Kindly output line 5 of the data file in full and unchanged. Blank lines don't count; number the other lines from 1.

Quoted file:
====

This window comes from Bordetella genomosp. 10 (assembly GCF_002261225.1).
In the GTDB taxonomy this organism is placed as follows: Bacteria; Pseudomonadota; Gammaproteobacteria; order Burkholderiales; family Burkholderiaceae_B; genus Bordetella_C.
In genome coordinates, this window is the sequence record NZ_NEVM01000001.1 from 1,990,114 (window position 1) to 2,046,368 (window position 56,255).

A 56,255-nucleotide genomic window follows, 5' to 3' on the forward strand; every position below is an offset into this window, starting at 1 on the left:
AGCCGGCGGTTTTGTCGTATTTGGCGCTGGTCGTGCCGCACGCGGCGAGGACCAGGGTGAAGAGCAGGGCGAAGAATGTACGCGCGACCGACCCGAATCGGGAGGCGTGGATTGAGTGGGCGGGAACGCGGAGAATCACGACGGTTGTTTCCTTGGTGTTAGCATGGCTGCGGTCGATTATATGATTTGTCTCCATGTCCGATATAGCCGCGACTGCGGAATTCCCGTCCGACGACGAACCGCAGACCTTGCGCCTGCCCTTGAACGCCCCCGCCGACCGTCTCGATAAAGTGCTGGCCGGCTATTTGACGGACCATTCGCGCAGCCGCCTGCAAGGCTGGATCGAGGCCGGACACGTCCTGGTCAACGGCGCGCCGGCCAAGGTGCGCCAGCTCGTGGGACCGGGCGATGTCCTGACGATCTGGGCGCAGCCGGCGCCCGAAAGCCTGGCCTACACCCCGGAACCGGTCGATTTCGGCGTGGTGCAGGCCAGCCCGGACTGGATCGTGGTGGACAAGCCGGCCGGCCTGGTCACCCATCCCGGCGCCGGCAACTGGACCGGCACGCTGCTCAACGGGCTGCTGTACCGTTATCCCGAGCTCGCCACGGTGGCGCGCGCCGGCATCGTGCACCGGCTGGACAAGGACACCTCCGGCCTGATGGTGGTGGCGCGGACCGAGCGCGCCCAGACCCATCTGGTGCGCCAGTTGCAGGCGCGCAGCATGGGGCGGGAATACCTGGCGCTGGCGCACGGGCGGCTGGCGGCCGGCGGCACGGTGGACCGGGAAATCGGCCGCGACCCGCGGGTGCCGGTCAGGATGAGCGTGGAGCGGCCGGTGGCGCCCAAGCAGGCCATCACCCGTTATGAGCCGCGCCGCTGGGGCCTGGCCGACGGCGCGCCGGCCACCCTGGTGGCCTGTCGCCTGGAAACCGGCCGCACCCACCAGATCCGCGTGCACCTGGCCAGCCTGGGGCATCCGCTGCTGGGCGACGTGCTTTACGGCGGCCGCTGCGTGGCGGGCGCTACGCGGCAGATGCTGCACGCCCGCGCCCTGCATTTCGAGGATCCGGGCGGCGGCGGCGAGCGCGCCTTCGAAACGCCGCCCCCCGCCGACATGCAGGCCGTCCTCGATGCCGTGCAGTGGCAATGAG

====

AGCCGGCGGTTTTGTCGTATTTGGCGCTGGTCGTGCCGCACGCGGCGAGGACCAGGGTGAAGAGCAGGGCGAAGAATGTACGCGCGACCGACCCGAATCGGGAGGCGTGGATTGAGTGGGCGGGAACGCGGAGAATCACGACGGTTGTTTCCTTGGTGTTAGCATGGCTGCGGTCGATTATATGATTTGTCTCCATGTCCGATATAGCCGCGACTGCGGAATTCCCGTCCGACGACGAACCGCAGACCTTGCGCCTGCCCTTGAACGCCCCCGCCGACCGTCTCGATAAAGTGCTGGCCGGCTATTTGACGGACCATTCGCGCAGCCGCCTGCAAGGCTGGATCGAGGCCGGACACGTCCTGGTCAACGGCGCGCCGGCCAAGGTGCGCCAGCTCGTGGGACCGGGCGATGTCCTGACGATCTGGGCGCAGCCGGCGCCCGAAAGCCTGGCCTACACCCCGGAACCGGTCGATTTCGGCGTGGTGCAGGCCAGCCCGGACTGGATCGTGGTGGACAAGCCGGCCGGCCTGGTCACCCATCCCGGCGCCGGCAACTGGACCGGCACGCTGCTCAACGGGCTGCTGTACCGTTATCCCGAGCTCGCCACGGTGGCGCGCGCCGGCATCGTGCACCGGCTGGACAAGGACACCTCCGGCCTGATGGTGGTGGCGCGGACCGAGCGCGCCCAGACCCATCTGGTGCGCCAGTTGCAGGCGCGCAGCATGGGGCGGGAATACCTGGCGCTGGCGCACGGGCGGCTGGCGGCCGGCGGCACGGTGGACCGGGAAATCGGCCGCGACCCGCGGGTGCCGGTCAGGATGAGCGTGGAGCGGCCGGTGGCGCCCAAGCAGGCCATCACCCGTTATGAGCCGCGCCGCTGGGGCCTGGCCGACGGCGCGCCGGCCACCCTGGTGGCCTGTCGCCTGGAAACCGGCCGCACCCACCAGATCCGCGTGCACCTGGCCAGCCTGGGGCATCCGCTGCTGGGCGACGTGCTTTACGGCGGCCGCTGCGTGGCGGGCGCTACGCGGCAGATGCTGCACGCCCGCGCCCTGCATTTCGAGGATCCGGGCGGCGGCGGCGAGCGCGCCTTCGAAACGCCGCCCCCCGCCGACATGCAGGCCGTCCTCGATGCCGTGCAGTGGCAATGAG